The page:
Institute for Applied Hydrogen Research, Electro- and Thermochemical Energy Systems (H2Ohm) is a joint research facility at the Technische Hochschule Nürnberg Georg Simon Ohm which brings together top tier researchers from across our university to conduct interdisciplinary research on the development of new materials and systems in alternative energy storage and conversion. All our research revolves around electrochemical and thermochemical systems such as fuel cells and batteries and cogeneration machines using hydrogen-based energy sources. Researchers from five different Faculties are working together for a better understanding of the components and systems and their behaviour over time in realistic applications.

The Faculty of Applied Chemistry focusses on the development of accelerated stress tests, the application and development of in situ and ex situ characterisation methods, and is working on artificial intelligence enhanced analytical methods for the prognosis of deactivation mechanisms and the life span of electrochemical energy systems and their components. Researchers from the Faculty of Process Engineering are working on the thermal management of systems and the predictive maintenance of electrochemical systems based on data acquired during use of the systems. The Faculty of Electrical Engineering, Precision Engineering, Information Technology contributes its expertise to the issues arising in the electrical field of fuel cell systems. Finally, researchers from the Faculty of Mechanical Engineering and Building Services Engineering are having a look at the application of batteries and fuel cells in vehicles ranging from automotive via trucks and buses to railway engines.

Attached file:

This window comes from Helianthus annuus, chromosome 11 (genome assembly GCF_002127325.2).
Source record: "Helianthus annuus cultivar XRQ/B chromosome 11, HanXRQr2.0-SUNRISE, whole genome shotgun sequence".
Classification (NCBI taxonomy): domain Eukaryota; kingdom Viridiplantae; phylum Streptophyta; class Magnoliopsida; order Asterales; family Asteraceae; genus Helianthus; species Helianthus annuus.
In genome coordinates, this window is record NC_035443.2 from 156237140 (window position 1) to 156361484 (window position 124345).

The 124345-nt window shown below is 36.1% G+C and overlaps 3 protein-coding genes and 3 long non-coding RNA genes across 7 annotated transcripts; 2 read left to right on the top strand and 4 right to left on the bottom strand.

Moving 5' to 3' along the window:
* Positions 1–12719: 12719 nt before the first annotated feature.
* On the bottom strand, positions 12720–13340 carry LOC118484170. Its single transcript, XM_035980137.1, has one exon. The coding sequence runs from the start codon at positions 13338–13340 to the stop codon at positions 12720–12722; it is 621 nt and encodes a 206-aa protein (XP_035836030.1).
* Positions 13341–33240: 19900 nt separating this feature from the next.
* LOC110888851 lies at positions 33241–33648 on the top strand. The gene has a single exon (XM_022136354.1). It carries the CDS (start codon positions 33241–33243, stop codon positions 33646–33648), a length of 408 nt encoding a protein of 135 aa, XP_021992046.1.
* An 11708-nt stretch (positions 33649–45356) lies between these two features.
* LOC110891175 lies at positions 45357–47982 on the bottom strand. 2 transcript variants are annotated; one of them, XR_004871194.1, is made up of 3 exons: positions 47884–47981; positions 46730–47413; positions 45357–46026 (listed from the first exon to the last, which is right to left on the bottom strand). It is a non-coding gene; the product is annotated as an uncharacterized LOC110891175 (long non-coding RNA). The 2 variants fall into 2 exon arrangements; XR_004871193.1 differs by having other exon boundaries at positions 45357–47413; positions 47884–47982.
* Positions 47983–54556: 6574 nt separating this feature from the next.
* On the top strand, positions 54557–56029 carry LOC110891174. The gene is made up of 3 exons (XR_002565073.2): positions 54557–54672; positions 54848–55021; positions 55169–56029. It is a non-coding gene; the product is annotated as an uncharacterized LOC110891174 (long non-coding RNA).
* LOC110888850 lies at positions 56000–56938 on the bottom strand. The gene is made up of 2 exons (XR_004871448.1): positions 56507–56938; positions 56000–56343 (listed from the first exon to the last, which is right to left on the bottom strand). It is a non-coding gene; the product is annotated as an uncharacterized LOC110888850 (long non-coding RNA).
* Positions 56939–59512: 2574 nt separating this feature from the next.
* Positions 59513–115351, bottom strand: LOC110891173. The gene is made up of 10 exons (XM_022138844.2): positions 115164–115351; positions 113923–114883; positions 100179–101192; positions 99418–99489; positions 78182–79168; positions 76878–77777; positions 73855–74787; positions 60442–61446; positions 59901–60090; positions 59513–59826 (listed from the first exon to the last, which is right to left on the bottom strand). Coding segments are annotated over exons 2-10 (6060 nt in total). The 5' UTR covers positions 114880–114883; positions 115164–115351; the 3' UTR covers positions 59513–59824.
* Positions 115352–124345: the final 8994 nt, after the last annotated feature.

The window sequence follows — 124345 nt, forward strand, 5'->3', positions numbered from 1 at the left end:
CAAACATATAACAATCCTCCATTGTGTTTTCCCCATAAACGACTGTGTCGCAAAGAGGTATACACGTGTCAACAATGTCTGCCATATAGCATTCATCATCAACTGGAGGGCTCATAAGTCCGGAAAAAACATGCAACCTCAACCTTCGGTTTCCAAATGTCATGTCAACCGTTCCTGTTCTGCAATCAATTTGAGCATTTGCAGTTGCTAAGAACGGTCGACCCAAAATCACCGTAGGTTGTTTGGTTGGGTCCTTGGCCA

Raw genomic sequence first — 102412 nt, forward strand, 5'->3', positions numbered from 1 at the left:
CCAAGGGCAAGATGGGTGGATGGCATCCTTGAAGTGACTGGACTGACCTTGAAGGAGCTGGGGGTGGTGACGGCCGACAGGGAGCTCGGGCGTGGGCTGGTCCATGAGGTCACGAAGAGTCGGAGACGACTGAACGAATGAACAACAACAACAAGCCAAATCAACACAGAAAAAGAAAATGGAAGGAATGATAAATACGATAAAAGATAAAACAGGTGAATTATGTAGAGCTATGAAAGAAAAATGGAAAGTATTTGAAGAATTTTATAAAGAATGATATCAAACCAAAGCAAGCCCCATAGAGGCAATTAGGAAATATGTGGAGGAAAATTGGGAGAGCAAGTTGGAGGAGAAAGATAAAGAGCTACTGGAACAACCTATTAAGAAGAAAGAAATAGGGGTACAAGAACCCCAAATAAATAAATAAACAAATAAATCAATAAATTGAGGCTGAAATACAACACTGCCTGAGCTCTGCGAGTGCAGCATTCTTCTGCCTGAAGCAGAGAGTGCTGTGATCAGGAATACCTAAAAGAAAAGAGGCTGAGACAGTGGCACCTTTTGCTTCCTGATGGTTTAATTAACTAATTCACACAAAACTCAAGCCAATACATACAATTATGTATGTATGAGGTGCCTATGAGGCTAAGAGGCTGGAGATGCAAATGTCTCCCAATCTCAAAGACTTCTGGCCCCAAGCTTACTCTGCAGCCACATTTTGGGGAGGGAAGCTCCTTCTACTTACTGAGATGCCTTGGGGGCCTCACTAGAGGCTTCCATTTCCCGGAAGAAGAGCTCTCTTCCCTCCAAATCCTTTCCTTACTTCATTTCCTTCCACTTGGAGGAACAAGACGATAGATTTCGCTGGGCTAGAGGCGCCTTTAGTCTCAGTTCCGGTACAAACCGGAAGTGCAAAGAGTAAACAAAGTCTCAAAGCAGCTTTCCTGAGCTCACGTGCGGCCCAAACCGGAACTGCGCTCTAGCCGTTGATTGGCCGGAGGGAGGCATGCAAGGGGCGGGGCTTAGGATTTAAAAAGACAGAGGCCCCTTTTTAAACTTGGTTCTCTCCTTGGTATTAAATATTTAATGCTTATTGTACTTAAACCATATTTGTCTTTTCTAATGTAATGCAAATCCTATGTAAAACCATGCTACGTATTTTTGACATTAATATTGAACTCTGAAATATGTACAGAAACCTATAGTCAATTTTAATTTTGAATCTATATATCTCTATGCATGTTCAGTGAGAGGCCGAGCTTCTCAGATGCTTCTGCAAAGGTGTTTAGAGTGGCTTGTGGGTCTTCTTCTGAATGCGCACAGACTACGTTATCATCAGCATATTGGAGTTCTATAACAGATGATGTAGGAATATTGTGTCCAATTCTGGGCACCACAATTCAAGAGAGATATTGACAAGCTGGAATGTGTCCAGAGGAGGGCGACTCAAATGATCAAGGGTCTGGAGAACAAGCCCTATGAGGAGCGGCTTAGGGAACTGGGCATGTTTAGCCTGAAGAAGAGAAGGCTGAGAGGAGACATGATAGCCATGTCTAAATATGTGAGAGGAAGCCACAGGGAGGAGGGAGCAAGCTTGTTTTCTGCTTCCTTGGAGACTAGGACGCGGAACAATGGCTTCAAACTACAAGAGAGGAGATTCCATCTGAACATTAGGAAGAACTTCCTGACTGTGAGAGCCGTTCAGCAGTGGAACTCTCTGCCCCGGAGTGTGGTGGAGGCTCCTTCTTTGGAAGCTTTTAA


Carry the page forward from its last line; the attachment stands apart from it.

Current news from the H2Ohm

Doctoral project at the H2Ohm awarded the 2023 N-ERGIE research prize

Prof. Maik Eichelbaum, professor of analytical chemistry at the H2Ohm, received this year’s N-ERGIE research prize for the doctoral research project that he designed and supervised titled, “Analysis of corrosion and degradation processes in base metal alloy anion exchange membrane water electrolysers for commercial production of green hydrogen”. The N-ERGIE statement explained: “We are convinced that green hydrogen will be decisive for the transformation of our energy system and will contribute to decarbonization. To ensure energy security and stable and cost-efficient production, scientific investigation to optimise the generative process is essential. The timeliness, the objectives, and the resultant potential of the project were decisive in recognising Lisa Machard’s doctoral project with the 2023 N-ERGIE research award.” N-ERGIE is supporting Prof. Eichelbaum and Ms Machard in the implementation of the project with 4000 euros in prize money. The prize was presented by N-ERGIE to the winners personally on 13 June in a ceremony.

H2Ohm at the Bunsen-Tagung in Berlin

On 8 June Susanne Thiel, doctoral candidate supervised by Prof. Eichelbaum at the H2Ohm and member of the Faculty of Applied Chemistry at the Ohm, presented the BMBF-funded project, SMART.H2, at the Bunsen-Tagung in Berlin. At the annual conference for physical chemistry in Germany, she presented initial experimental results from degradation studies on fuel cells that were conducted in the project. The talk was part of this year’s conference theme, “Physical Chemistry of the Energy Transition”.